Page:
Remote display access has kept Mr Farr remotely connected to his precision ag consultant, enabling him to assist with set-ups, troubleshooting and machine performance. “Farmers are now expected to be techies as well as everything else,” he says. “The remote access means that even from the field the precision ag consultant can troubleshoot for us when we need that assistance – during harvest that stopped a couple of tech issues causing bigger problems.”
I can see it as a useful tool. What we have also found useful is the benchmarking report – it ignites a bit of a competition between the operators; you can’t complain if it improves efficiency.
With permission, the aftermarket solutions team can monitor the machine throughout its operational life – connected via JDLink – allowing the team to consult with the operator on functional adjustments throughout the seasons.
Operational data can also be monitored to generate reports which calculate potential savings by analysing fuel usage and idle time. “With such a hard year – poor weather and a tough harvest – we haven’t fully utilised the capacity of the monitoring and reporting,” explains Mr Farr. “
I can see it as a useful tool. What we have also found useful is the benchmarking report – it ignites a bit of a competition between the operators; you can’t complain if it improves efficiency.”
The machine monitoring also enables two kinds of alerts: operational and expert. Optimisation alerts inform the service team enabling them to consult the driver on how to enhance machine operation in real time – maximising uptime and minimising the cost implications of inefficiencies.
The expert alerts are generated by algorithms which identify patterns within measured parameters to indicate an imminent fault. They alert the precision ag consultant, who can then inspect the machine through remote access. While Mr Farr’s fleet has not yet experienced an expert alert, another customer avoided a £15,000 engine repair bill after the system detected a faulty oil pressure regulating valve – the spilt value would have caused significant damage. Instead it cost £150 for a replacement.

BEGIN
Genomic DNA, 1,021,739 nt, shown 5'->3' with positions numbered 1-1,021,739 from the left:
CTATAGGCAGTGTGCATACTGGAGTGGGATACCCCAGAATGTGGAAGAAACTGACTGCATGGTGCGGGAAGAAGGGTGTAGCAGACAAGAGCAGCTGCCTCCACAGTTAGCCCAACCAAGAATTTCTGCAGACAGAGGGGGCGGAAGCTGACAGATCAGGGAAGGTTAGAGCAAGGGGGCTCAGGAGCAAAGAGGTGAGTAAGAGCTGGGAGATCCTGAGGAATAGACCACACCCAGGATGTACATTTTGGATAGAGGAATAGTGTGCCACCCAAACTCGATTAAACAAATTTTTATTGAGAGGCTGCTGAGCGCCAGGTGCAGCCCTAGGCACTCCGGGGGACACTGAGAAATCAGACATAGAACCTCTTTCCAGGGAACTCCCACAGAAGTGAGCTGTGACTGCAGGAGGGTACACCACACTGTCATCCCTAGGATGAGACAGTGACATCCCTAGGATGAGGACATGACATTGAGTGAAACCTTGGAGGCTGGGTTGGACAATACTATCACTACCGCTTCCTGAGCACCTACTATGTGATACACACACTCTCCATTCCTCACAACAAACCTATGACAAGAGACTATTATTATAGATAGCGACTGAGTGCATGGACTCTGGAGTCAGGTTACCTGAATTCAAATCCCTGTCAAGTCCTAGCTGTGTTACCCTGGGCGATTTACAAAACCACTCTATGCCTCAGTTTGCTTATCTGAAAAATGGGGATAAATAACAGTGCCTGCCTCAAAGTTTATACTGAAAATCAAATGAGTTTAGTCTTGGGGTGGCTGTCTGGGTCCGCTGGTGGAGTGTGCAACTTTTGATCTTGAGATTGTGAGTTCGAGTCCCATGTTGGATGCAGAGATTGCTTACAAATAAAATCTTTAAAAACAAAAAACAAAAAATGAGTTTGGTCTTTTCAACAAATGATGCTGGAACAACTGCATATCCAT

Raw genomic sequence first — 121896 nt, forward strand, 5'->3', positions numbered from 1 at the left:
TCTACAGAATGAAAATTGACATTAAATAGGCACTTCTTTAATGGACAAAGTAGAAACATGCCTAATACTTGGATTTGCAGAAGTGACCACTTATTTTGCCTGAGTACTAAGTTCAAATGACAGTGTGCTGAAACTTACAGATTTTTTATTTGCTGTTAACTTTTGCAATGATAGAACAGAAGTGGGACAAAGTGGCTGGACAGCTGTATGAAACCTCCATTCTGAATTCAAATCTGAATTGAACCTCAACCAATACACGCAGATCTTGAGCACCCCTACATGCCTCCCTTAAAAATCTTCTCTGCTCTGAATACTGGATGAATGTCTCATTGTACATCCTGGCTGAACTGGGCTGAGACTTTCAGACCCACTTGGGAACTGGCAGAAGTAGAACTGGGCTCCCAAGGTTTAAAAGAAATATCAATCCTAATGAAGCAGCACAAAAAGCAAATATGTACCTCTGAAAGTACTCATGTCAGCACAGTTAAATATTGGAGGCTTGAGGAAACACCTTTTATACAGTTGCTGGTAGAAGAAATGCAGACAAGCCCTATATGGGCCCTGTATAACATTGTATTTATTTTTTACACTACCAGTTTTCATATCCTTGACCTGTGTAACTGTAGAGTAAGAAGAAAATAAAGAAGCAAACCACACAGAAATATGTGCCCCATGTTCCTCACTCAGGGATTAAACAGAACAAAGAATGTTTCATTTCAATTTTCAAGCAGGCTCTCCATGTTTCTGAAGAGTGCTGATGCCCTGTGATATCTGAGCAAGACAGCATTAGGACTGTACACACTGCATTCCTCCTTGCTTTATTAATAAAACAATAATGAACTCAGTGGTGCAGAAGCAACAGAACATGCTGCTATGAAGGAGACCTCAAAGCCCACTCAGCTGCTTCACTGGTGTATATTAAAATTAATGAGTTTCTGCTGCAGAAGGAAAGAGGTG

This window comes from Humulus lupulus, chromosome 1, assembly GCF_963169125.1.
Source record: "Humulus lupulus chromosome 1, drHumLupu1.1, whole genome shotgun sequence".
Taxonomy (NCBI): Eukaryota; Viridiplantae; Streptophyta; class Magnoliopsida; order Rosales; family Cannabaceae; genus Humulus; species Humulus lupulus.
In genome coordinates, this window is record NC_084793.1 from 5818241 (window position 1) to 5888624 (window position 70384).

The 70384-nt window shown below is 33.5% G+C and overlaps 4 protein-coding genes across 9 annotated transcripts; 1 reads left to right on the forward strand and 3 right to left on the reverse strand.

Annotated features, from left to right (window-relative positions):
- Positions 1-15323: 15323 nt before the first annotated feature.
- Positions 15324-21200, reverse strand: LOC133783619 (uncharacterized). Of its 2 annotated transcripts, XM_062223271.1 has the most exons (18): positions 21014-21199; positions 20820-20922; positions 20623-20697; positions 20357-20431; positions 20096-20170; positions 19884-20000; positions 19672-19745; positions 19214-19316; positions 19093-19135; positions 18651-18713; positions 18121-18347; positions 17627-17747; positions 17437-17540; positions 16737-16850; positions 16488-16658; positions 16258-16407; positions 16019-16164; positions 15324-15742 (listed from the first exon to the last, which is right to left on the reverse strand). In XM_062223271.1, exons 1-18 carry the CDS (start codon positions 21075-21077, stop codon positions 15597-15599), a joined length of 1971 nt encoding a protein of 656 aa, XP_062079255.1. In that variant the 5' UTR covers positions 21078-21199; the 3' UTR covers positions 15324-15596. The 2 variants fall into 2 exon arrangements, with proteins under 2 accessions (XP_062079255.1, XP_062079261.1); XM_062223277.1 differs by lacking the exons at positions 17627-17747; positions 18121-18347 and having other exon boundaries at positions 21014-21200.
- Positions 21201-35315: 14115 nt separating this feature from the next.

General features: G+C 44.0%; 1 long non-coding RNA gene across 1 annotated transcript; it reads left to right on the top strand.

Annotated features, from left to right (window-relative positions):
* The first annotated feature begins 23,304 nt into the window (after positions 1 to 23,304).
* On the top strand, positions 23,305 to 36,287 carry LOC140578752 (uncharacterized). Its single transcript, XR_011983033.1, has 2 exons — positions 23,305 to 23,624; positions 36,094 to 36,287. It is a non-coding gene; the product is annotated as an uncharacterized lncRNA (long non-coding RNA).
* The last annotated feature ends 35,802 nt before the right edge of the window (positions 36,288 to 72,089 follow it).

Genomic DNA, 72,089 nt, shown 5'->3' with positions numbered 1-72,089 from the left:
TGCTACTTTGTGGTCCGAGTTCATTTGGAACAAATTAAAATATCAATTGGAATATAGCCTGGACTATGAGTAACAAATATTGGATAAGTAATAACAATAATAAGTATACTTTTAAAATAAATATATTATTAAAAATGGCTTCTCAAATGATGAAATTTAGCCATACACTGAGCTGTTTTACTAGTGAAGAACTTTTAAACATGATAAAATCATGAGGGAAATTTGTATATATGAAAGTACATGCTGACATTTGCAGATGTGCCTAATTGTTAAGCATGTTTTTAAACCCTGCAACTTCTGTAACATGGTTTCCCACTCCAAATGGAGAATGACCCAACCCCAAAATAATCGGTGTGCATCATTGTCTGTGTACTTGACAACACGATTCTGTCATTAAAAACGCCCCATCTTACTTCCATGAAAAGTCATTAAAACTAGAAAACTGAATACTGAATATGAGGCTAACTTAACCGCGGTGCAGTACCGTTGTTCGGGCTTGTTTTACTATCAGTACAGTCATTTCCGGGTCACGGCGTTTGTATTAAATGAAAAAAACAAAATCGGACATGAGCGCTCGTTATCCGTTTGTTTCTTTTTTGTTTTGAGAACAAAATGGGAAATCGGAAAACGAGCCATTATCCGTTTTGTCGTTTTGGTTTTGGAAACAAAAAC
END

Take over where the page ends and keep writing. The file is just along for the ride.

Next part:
Maintenance and repairs
Consistency and longevity of machine performance heavily relies on good maintenance, the frequency of which depends on workload and machine operation. But perhaps most challenging – above costs and scheduling services around jobs – is the availability of parts and labour. “The dealer can easily see when our machines need maintenance so can call us in good time to arrange the work,” explains Mr Farr.
“During the earlier part of our harvest, the combine was vandalised – we came out in the morning to find the windscreen smashed and the display screens ripped out,” he says. “We talked to the aftermarket team and by lunchtime we were out combining with a stand-in machine – our own was repaired and returned within three days.”
Ahead So how does Mr Farr see the fleet moving forward? “We will certainly be carrying on with the services provided by aftermarket solutions – there is definitely range to improve our efficiencies.”
So how does Mr Farr see the fleet moving forward? “We will certainly be carrying on with the services provided by aftermarket solutions – there is definitely range to improve our efficiencies.”